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ShenzhenAdam

Watchmakers lathe vs mini lathe

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I'm considering getting a mini lathe and swapping out the bearings for tapered type as in watch makers lathe ... I know some modification required and it would be an interesting project ... But I believe I would be able to get similar accuracy esp. if I had  a belt drive instead of gear drive ... of course other parts would need to be improved also ... Any thoughts??

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I'm considering getting a mini lathe and swapping out the bearings for tapered type as in watch makers lathe ... I know some modification required and it would be an interesting project ... But I believe I would be able to get similar accuracy esp. if I had  a belt drive instead of gear drive ... of course other parts would need to be improved also ... Any thoughts??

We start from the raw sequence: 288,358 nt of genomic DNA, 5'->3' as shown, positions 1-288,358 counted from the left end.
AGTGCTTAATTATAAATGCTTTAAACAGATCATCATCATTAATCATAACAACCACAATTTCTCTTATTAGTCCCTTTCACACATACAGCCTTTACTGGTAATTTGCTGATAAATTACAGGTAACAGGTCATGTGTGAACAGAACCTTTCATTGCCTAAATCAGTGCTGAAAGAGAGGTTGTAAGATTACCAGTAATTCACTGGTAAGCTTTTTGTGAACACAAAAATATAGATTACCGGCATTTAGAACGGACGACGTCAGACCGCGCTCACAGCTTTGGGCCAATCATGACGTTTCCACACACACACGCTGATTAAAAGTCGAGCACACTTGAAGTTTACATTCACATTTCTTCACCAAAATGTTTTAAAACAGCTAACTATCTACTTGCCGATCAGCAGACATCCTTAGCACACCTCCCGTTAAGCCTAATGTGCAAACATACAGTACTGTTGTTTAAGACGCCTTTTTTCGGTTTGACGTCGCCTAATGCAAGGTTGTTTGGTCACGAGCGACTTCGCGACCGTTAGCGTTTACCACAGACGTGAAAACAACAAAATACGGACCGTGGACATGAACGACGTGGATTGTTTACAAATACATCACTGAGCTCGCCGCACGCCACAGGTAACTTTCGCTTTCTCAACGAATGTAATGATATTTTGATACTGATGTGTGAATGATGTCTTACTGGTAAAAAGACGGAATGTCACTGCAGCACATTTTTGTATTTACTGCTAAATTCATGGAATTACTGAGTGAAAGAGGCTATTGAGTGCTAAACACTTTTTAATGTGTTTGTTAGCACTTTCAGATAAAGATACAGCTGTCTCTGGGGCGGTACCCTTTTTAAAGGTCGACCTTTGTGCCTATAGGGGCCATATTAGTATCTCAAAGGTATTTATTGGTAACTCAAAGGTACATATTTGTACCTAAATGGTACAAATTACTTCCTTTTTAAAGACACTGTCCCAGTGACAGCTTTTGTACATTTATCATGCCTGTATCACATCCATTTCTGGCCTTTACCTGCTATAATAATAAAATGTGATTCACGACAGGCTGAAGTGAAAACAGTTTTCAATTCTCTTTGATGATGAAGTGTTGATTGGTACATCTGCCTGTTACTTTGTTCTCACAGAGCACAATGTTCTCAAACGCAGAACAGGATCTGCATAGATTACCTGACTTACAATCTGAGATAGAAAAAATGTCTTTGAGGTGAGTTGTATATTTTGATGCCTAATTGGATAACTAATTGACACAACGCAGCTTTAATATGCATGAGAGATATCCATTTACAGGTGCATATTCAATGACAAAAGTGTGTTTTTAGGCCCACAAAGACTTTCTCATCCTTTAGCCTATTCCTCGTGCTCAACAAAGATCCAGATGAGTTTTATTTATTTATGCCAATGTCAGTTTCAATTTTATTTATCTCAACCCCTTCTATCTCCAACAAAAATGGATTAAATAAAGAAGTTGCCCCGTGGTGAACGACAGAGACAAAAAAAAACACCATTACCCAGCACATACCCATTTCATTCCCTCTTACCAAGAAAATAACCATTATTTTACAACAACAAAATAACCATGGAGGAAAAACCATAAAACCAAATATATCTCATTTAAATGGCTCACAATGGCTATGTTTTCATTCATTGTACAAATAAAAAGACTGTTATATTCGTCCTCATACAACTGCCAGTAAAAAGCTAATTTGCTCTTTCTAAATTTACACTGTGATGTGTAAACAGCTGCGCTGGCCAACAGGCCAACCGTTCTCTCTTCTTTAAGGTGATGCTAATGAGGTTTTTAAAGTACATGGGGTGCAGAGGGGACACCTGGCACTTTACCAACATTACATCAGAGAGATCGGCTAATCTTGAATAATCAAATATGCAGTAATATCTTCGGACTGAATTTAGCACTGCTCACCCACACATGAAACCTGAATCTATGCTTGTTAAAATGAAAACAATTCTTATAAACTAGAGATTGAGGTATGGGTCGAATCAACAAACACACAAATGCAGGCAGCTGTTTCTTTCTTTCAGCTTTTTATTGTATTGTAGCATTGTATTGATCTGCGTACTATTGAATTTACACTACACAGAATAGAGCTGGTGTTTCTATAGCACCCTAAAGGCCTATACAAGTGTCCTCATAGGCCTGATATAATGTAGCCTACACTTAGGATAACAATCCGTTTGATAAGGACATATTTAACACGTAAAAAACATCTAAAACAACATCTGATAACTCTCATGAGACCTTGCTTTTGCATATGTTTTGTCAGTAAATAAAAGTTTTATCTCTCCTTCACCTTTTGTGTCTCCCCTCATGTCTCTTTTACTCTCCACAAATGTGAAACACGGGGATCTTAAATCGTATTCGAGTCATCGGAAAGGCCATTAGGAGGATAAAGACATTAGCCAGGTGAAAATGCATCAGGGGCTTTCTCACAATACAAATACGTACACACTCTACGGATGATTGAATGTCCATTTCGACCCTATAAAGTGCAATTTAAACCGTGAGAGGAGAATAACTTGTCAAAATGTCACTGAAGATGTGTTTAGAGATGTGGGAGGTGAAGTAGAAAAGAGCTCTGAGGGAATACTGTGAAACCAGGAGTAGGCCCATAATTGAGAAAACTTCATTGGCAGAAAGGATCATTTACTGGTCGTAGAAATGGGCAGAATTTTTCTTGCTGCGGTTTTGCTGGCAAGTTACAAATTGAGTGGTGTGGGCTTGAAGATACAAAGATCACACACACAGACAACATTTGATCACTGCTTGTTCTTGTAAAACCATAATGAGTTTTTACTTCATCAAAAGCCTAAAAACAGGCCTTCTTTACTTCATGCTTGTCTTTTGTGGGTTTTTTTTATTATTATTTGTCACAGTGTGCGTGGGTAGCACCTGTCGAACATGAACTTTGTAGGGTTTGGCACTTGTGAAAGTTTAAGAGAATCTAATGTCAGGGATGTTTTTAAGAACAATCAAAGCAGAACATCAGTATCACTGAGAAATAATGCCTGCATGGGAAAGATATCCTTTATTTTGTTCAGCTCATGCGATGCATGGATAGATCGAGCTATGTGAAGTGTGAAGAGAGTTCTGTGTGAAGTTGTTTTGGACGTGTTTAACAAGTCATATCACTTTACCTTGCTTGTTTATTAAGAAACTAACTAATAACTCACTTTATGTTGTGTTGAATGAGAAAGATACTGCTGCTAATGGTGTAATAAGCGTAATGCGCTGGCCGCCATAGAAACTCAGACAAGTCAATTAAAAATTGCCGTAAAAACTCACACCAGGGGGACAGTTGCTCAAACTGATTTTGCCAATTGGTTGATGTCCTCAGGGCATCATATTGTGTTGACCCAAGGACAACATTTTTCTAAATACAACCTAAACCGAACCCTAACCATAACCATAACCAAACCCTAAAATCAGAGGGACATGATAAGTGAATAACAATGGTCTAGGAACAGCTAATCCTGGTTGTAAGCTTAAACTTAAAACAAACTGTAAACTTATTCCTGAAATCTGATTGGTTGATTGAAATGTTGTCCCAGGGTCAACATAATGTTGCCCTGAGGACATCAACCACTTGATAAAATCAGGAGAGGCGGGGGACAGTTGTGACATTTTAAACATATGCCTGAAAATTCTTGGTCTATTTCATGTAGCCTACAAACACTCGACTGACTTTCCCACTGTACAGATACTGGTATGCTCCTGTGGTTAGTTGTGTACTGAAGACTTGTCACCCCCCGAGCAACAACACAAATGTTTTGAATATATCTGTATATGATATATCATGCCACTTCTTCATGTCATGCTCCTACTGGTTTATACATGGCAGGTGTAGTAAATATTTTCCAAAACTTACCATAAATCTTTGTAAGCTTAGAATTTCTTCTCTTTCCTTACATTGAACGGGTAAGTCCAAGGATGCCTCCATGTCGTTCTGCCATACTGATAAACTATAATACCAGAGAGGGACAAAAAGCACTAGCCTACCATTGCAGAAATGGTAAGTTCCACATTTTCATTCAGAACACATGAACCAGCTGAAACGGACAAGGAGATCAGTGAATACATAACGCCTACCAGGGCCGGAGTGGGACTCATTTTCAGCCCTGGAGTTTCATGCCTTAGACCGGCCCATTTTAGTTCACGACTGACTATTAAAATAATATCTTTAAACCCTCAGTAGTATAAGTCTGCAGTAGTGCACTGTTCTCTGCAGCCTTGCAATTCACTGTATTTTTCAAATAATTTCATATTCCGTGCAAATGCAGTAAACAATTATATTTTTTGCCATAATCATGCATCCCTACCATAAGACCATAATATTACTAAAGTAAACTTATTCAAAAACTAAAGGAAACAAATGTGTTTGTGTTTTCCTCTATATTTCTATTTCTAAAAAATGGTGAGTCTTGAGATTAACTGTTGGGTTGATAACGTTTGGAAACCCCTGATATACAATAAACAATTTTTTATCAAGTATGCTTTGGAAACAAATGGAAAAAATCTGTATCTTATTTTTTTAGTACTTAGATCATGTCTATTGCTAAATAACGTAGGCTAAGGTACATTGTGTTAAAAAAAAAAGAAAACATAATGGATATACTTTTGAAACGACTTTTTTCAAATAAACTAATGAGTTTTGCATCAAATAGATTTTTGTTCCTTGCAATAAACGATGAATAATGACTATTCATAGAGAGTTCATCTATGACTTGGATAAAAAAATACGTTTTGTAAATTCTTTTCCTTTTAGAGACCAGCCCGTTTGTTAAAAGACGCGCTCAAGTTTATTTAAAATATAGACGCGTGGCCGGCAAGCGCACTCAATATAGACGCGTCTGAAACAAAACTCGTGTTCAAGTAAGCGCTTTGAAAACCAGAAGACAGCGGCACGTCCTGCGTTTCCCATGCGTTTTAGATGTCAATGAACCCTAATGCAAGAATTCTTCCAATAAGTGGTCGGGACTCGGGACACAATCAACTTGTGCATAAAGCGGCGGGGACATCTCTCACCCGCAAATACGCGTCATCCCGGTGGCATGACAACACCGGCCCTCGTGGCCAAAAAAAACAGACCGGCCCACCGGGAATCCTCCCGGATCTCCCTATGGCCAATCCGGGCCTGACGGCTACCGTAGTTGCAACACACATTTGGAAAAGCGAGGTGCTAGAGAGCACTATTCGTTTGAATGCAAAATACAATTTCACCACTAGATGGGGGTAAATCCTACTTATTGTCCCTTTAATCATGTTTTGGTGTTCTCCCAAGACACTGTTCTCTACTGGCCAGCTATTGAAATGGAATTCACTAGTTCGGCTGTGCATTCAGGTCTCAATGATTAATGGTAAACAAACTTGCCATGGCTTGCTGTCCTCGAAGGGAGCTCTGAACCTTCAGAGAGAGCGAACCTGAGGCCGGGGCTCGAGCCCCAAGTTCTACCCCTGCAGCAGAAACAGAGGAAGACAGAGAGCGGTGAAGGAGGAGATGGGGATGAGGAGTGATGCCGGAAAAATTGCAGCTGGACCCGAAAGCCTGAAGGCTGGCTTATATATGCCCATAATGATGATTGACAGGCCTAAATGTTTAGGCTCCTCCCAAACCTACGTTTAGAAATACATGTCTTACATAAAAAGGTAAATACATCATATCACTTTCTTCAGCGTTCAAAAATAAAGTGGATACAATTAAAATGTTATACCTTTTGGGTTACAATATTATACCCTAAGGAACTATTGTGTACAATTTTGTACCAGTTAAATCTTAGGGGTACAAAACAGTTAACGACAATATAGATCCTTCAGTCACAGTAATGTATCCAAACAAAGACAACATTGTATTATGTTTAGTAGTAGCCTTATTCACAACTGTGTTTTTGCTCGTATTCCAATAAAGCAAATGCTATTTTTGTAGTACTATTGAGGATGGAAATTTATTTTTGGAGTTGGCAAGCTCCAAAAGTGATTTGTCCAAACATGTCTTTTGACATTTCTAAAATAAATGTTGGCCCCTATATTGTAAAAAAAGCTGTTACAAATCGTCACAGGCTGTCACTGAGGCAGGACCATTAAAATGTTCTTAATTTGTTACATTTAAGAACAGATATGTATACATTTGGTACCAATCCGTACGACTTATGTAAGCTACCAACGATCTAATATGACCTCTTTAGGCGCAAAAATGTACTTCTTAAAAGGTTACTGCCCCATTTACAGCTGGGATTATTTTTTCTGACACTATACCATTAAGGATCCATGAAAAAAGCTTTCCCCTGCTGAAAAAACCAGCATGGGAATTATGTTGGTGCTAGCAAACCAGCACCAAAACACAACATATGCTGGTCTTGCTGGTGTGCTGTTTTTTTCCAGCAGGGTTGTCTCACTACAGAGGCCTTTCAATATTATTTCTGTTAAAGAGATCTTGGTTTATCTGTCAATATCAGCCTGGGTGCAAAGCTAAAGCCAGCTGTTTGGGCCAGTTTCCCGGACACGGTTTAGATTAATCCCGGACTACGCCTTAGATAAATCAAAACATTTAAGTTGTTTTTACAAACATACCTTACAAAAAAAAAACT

What are you making with lathe?

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Mini Lathe, do you mean these ones? (See pictures)
I've  been experimenting with these small ones for a different purpose but haven't thought about using them for watchmaking.
One might be able to do some small gadgets and rings in brass and plastic with them since they usually have a small weak 12V motor which are belt driven.